There was a recent trend on TikTok where couples filmed themselves sleeping together. (Sleeping in the literal sense, that is ‒ it’s an age-appropriate app after all). It consisted of a lot of cute cuddles, whispered sweet nothings, and subconscious clinging to one another. That really is amore, isn’t it? My inner romantic took over and I liked the video. Shortly after, by the grace of internet cookies and spy software, I was bombarded with similar depictions of true love. These fifteen to thirty second clips managed to capture such intimate moments. From the comfort of my android, I was blessed enough to witness once-in-a-lifetime love stories; glimpses of humanity in its purest, most authentic form –  in love and at peace.

Wait a minute… Did that guy just stroke his girlfriend’s cheek and plait her hair? In his sleep? And that girl…did she just sleepwalk to the camera to get a better angle? And here, why is this person wearing lipstick and foundation? Something wasn’t adding up. As more of these relationship trends came along, I noticed a common theme that permeated them all: inauthenticity. I was watching fictionalised fodder where people had staged scenarios and presented them as their true reality with such conviction that it seemed not only that I had been fooled, but that they had been too. 

I’m not upset by people recording an experience. It’s cute that you’ve decided to share that clip of Harry Styles winking at you during his acoustic version of Little Things. It’s not cute, however, that you only smile at your partner for the ‘gram. It’s adorable that your kid’s first words were “mama” or “dada” or “pandemic”; however, it’s concerning that you’re faking a pregnancy because it’s good clickbait. It’s sweet when you post a video of your beau and you on a date to immortalise that moment; however, it’s less sweet if you only went on that date to publicise it in the first place. Fiction and non-fiction are mutually exclusive concepts, yet in an age of online personas, it is possible to share fictitious moments of relationship bliss whilst merely tolerating one another. This reality isn’t just toxic, but also speaks to a failure to protect what is sacred: the joy of joy. In our race to virtualise love, we stop ourselves from experiencing it at its fullest. Sacrificing the present to secure a perfect future means losing your chance at both. What is so beloved about love is its privacy, its specificity, its intimacy and its authenticity — there is none of that here.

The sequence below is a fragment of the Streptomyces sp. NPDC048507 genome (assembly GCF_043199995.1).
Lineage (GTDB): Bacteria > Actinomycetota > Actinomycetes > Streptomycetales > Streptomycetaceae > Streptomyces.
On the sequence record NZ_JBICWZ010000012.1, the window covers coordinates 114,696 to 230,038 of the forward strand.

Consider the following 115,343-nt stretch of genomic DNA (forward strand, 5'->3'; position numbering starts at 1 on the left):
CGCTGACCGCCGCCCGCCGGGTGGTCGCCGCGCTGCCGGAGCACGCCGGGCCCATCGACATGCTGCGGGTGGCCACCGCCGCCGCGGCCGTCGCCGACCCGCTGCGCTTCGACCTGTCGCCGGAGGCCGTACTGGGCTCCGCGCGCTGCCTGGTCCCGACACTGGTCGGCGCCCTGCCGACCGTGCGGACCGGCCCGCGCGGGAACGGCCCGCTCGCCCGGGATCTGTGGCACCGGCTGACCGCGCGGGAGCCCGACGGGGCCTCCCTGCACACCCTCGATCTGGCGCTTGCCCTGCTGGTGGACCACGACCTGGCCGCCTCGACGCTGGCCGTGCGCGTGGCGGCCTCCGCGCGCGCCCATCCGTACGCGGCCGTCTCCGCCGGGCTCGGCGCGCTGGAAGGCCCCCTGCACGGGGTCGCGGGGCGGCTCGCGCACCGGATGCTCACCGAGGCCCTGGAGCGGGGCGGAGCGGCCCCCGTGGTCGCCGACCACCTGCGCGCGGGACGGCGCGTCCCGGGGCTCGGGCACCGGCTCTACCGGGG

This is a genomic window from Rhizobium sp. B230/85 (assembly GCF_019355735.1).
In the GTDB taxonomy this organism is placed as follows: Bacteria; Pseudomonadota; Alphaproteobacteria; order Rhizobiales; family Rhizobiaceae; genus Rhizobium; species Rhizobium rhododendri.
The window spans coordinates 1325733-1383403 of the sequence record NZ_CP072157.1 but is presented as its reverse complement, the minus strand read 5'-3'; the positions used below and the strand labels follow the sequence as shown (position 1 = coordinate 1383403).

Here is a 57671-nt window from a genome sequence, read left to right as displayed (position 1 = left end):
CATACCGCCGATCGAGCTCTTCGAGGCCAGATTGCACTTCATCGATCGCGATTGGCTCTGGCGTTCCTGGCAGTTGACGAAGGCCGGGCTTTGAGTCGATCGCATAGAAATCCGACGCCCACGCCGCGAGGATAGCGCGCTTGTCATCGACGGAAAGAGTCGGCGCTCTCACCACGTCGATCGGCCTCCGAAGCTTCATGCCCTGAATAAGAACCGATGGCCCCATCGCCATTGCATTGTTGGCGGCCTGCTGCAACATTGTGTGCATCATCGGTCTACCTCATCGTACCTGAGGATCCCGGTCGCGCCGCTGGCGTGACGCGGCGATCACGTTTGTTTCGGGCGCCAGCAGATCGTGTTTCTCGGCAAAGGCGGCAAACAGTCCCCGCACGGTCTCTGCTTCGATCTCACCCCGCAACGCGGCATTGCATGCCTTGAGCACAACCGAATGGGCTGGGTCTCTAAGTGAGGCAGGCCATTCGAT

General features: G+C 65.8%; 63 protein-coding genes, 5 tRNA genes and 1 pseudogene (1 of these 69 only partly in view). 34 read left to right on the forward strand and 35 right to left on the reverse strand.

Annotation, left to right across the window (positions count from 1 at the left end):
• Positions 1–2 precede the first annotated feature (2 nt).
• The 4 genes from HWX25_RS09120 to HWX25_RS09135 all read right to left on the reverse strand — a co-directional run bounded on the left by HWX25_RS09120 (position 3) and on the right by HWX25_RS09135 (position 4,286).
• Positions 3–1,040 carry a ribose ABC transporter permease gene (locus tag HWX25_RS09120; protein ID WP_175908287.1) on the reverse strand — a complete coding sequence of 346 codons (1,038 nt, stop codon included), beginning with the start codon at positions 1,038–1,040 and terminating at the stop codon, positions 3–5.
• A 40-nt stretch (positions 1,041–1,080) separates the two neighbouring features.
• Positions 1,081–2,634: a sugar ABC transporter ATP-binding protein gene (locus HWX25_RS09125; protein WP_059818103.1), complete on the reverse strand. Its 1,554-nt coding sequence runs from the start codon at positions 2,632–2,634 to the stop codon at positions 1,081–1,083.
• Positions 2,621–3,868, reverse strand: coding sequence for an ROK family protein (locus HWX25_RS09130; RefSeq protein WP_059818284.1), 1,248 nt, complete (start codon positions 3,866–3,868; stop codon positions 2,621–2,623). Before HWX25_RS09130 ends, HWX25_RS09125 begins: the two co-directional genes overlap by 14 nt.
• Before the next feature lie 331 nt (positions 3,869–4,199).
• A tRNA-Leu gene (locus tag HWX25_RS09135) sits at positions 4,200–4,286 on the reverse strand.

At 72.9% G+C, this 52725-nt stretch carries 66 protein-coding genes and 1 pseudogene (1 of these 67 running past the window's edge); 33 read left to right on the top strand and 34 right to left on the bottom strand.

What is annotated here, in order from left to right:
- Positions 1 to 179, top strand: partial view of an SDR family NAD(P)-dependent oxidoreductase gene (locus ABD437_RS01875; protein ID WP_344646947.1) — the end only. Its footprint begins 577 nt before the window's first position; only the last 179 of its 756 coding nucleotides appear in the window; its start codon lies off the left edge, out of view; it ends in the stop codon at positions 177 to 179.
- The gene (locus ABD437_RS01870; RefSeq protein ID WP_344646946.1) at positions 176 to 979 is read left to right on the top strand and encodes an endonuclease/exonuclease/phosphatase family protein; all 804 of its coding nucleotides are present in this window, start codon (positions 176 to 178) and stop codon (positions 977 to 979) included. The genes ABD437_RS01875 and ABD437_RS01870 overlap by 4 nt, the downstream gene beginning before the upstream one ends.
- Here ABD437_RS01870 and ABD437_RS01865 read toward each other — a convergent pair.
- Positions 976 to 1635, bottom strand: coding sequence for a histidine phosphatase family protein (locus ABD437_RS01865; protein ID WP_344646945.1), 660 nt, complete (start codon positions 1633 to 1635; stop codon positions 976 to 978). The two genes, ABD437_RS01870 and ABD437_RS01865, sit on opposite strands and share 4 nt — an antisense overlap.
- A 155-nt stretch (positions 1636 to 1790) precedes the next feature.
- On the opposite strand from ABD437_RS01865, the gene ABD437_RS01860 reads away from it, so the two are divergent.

So how did we get to this point? Is it truly kids these days with their Instachat, Twittering, and Love Island obsession that started this ruse? Of course not. As humans, we have always tried to capture emotions and exhibit them through art, music, literature, and film. Our issue is that previously we were able to differentiate between fiction and non-fiction. That is fantasy and this is reality; this is life and that is theatre. But this is no longer true. We’re now fictionalising actual humanity, inserting artificial living in our non-artificial lives. Understandably, in a capitalist society, we’ve started to commercialise everything, but if this is what we’re giving to the world, why does it feel like something is being stripped away from us?

Initially, I hesitated to write this piece primarily because it paints me out to be a bitter cynic who hates social media (which is fair), but also because it’s strange to be opinionated on a topic such as this. What conclusion do I want to reach? Surely, the people that dislike recording their personal lives aren’t going to start now, and the people that do record their personal lives aren’t going to be dissuaded because of one rather exceptional rant. But that is not what I want to propose. My point is that life is not meant to be aesthetically pleasing and prettily packaged; it’s meant to be fully and honestly experienced. If a tree falls in the forest, no one might hear it, but it still fell. The tree isn’t concerned about how pretty its fall was, or how jealous all the less impressively fallen trees were, so why are you? Your relationship exists with or without a comment section. 

Whilst we are so anti-thought police and pro-privacy, we need to understand that this call is coming from inside the house. As people so afraid of A.I. and deep fakes – technology that offers a false representation of us, orchestrated by a stranger – we should consider that perhaps we are fearing the wrong thing; a concept even worse than strangers stealing our identity. The doctored, inauthentic, staged, empty shells of ourselves that are now depicted online are self-inflicted crimes, a false representation of us, by us, for… strangers? When a host of invaders want to enter your home, you fight with everything you’ve got; you don’t give them the keys and make them a snack.

Your relationship is your relationship. It’s a concept, not an object. But once you find yourself editing it and packaging it up into little pieces for the consumption of strangers, you’ve not only lost that concept, and your home…you’ve lost yourself.

Cover image: MITCH BOEHN on Unsplash